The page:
Second, the Amendment increases the maximum of statutory damage amount to RMB 3 million, comparing to RMB 500,000 in the previous law, which may significantly restrain trademark infringement.

19. Non-used Trademark for Three Years (Article 64 of the new Trademark Law)
The Amendment regulates that the trademark owner will not be compensated from the infringer if the trademark owner cannot prove its use of the trademark in the past three years and cannot prove any other loss.

20. Punishment to Trademark Agencies (Article 68 of the new Trademark Law)
Besides the requirements to the trademark agencies, the Amendment also regulates certain types of punishment to the trademark agencies according to different levels of wrongful activities they conduct, including official warning, rectification, monetary penalties, bad credit recording, rejection of trademark application by agencies, and criminal liabilities.


The Amendment has made a significant improvement in the trademark framework of China in order to adapt the development of intellectual property and new requirements on trademark management.

Based on the trademark practices of the past 10 years, the Amendment stipulates new rules to regulate the existing trademark issues and problems.

Among others, the Amendment brings at least the following improvement/achievement in details:

a. Stipulate explicitly the “good faith” principle in order to safeguard the trademark protection;
b. Clarify the time limit of official reviews in order to increase the efficiency of trademark registration;
c. Simplify the trademark application procedure;
d. Prohibit the wrongful use of the term “well-known trademark” to prevent unfair competition;
e. Reinforce the management of trademark agencies and stipulate the corresponding responsibilities and liabilities;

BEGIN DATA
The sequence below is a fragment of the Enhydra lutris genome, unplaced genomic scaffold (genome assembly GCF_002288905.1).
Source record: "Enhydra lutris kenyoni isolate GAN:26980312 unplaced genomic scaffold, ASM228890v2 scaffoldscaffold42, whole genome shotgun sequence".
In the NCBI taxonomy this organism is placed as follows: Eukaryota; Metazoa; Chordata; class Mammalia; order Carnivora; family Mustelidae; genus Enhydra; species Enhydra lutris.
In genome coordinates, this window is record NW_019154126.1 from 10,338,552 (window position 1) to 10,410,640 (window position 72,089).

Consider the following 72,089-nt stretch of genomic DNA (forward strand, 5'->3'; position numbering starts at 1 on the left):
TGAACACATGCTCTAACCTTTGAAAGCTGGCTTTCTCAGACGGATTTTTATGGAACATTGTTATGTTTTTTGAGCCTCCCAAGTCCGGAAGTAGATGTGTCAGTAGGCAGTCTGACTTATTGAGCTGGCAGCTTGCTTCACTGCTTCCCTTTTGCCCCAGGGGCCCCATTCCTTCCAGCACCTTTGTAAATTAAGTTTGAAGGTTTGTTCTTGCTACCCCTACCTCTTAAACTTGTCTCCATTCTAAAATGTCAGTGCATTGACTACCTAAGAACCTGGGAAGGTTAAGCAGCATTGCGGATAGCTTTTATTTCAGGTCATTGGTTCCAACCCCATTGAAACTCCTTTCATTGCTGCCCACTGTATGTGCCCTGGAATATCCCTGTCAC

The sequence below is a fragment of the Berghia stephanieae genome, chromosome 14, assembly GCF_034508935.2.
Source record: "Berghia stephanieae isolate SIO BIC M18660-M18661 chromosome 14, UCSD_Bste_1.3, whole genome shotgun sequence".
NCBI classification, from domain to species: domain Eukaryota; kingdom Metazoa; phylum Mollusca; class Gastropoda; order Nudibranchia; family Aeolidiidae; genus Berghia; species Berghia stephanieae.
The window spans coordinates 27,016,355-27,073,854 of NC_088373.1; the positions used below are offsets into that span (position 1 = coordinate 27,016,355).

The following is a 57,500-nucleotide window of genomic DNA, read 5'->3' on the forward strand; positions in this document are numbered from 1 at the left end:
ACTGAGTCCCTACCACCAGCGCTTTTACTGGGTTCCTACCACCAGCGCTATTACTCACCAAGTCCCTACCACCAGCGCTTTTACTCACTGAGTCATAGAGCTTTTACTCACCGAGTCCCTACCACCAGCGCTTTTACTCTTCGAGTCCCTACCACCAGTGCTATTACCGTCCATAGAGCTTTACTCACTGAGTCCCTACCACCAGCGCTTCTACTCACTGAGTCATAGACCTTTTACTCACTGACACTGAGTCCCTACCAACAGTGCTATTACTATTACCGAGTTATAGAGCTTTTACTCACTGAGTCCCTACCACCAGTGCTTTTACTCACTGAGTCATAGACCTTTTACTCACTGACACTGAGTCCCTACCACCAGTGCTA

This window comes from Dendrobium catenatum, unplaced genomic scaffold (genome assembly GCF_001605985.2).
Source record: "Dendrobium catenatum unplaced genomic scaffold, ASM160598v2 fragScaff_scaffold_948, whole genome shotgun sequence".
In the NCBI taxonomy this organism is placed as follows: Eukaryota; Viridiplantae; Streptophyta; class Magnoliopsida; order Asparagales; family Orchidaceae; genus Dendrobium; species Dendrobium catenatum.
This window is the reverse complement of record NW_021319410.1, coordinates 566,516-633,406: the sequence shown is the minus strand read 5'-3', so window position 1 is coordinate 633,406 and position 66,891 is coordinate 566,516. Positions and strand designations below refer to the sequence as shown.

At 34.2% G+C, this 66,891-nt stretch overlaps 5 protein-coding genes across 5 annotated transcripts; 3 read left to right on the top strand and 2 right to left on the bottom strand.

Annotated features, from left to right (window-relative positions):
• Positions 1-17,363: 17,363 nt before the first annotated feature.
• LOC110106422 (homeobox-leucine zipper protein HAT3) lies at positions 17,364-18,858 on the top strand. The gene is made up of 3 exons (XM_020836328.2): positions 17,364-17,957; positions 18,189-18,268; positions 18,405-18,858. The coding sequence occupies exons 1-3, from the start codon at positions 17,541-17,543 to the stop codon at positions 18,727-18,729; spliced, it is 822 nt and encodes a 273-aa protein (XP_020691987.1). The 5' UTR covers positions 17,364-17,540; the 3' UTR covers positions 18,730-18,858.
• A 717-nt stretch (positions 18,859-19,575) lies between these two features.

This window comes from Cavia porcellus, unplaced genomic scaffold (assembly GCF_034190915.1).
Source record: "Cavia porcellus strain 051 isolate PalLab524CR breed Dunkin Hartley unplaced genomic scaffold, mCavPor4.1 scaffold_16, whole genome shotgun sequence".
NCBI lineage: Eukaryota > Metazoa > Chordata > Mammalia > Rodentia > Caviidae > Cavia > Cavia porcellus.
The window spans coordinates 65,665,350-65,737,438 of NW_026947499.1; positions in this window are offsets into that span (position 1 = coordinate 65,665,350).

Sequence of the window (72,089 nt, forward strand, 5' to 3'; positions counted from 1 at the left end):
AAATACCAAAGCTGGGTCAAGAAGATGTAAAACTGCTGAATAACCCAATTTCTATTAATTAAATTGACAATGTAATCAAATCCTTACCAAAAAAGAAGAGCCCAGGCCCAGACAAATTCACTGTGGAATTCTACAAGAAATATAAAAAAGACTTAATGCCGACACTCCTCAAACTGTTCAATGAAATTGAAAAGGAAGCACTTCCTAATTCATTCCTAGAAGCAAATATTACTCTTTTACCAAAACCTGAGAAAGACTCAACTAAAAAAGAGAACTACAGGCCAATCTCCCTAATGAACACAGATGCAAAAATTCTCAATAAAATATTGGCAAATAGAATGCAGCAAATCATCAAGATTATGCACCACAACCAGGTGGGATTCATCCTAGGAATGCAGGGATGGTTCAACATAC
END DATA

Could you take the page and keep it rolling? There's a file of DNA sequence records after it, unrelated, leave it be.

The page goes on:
f. Increase the cap of penalties due to trademark infringement and stipulate explicitly the punitive damages in order to restrain the infringement.

However, there are comments on certain new changes which are unclear or to be further specified as follows:

a. Electronic Application

Even though the application method expands the electronic form, the detailed procedure and requirements on such matter are to be specified.

b. Lack of Review Procedure Due to the Rejection of Opposition

According to the Amendment, if the opposition is rejected by the CTMO, the opposition applicant cannot request the review by TRAB. Instead, the applicant may only apply for the “invalidation” procedure. As a result, even if the trademark is determined to be invalid by the TRAB afterwards, the trademark has been registered when the opposition is rejected and may be used for a period, which will probably affect the benefit of opposition applicant in a negative way. Since such case may probably involve the trademark registration in bad faith, it will be even worse if the trademark owner in bad faith alleges the trademark infringement of the opposition applicant – “actual trademark owner”.

“Absolute reasons” refer to the elements which cannot be registered as the trademark regulated in Article 10, 11 and 12 of the new Trademark Law.
“Relative reasons” refer to the situation under which the trademark is applied for in Article 13, 15, 16, 30, 31 and 32 of the new Trademark Law.